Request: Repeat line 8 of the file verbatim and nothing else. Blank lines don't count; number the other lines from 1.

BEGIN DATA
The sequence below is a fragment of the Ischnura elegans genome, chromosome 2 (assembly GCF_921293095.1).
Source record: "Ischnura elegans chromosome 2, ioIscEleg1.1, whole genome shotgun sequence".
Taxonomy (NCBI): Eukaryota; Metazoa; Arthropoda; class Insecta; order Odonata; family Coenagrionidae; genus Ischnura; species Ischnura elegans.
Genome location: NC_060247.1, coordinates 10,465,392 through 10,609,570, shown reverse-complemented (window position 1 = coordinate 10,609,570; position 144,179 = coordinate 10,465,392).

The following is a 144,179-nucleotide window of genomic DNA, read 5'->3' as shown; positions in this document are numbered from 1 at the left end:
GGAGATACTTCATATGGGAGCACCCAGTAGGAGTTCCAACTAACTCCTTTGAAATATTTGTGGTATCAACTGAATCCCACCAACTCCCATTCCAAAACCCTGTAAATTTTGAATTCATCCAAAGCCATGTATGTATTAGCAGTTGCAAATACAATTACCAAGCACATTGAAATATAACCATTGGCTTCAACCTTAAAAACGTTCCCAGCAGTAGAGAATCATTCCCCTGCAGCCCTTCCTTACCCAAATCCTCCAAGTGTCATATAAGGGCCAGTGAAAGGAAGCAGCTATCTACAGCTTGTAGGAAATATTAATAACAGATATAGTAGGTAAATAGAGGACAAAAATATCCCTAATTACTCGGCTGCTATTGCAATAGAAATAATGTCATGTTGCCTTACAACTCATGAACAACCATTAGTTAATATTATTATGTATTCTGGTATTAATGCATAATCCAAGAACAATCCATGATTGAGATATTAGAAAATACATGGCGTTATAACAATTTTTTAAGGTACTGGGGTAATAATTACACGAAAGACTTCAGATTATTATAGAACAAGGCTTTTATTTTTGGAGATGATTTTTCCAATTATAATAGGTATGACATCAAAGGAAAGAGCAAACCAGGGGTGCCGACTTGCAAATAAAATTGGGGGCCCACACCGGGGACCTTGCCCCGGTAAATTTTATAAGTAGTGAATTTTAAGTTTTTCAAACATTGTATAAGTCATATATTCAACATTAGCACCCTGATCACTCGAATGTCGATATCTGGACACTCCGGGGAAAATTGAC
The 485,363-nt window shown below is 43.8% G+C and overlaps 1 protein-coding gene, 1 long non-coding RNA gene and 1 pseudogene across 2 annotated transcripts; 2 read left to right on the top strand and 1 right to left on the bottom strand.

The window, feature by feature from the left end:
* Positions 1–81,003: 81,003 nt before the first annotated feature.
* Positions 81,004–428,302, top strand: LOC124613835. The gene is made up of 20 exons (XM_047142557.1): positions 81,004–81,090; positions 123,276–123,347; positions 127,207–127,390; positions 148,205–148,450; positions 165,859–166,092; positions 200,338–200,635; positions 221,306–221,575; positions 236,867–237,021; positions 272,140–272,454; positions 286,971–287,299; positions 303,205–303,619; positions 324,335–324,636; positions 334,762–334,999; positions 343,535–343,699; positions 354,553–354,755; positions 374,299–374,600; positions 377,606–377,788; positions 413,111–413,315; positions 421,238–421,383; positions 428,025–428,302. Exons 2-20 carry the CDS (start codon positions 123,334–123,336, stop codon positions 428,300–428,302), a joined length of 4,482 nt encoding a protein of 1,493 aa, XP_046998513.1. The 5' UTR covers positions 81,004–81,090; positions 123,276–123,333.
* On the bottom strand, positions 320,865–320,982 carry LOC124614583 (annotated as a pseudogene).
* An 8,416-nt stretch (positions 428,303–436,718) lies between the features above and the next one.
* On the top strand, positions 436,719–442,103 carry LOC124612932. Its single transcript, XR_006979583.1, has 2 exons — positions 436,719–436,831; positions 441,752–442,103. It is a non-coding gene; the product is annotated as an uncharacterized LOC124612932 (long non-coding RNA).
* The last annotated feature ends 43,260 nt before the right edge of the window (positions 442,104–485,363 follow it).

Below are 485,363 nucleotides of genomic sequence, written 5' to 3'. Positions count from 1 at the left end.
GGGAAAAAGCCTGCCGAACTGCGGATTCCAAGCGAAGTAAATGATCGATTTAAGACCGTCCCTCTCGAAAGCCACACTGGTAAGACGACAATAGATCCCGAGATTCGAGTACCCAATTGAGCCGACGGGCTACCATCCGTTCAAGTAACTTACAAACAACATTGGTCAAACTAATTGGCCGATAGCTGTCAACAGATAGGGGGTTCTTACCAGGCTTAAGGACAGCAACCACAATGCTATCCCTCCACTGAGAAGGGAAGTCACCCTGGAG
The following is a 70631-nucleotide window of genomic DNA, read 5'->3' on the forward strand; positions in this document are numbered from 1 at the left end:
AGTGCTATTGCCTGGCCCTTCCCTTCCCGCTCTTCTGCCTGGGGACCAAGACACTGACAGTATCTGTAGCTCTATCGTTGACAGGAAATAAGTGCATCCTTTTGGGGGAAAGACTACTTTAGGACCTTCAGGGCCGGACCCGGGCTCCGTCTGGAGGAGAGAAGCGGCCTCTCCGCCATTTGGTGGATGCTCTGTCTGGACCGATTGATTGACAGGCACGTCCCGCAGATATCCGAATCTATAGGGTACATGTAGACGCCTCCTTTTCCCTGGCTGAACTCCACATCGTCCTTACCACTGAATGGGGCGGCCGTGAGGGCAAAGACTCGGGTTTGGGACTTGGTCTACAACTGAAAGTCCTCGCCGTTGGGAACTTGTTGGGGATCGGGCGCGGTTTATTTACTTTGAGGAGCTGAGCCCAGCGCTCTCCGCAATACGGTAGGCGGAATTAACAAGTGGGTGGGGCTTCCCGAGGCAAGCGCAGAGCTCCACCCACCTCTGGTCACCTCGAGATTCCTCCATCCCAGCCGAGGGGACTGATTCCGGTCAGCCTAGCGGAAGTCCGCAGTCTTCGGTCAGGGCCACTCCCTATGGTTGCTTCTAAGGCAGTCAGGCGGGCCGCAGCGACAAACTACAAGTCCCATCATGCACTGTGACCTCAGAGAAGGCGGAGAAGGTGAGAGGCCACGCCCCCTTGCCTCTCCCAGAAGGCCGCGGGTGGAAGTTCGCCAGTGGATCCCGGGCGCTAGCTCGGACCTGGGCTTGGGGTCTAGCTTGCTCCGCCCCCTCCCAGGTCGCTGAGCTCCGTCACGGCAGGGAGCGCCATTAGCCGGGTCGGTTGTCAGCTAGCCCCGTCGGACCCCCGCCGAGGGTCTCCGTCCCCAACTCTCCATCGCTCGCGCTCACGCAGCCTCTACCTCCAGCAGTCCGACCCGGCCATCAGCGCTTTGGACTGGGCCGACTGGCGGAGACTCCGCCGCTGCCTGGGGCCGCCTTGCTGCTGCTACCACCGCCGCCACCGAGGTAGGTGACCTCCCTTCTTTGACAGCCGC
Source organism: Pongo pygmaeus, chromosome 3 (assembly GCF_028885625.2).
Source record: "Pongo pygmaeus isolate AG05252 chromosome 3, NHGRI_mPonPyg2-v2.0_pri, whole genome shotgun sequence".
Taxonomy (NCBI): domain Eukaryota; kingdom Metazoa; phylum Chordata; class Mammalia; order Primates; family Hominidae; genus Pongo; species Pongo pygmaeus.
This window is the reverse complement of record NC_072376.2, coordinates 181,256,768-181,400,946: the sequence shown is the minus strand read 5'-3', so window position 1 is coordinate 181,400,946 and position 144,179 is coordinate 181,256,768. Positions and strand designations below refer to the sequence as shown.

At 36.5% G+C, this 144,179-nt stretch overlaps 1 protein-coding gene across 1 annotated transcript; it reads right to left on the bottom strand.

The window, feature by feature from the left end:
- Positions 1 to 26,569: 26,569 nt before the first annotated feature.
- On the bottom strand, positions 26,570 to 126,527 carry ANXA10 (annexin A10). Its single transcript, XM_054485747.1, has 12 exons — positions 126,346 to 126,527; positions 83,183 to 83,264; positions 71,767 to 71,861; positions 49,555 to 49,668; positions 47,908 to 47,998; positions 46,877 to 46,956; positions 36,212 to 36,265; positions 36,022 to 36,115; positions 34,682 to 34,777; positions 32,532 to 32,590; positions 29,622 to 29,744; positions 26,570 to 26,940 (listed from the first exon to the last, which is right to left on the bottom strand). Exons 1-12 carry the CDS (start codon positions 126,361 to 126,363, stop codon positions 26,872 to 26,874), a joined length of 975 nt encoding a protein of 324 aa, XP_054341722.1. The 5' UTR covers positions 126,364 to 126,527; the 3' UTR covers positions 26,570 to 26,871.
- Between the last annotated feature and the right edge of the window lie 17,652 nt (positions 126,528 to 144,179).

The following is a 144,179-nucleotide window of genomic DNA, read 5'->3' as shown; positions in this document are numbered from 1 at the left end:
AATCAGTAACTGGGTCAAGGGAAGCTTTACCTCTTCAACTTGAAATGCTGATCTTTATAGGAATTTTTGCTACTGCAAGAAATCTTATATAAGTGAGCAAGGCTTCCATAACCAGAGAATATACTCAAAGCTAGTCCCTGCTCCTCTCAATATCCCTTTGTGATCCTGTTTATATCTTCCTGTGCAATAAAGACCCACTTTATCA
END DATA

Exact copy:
The window, feature by feature from the left end: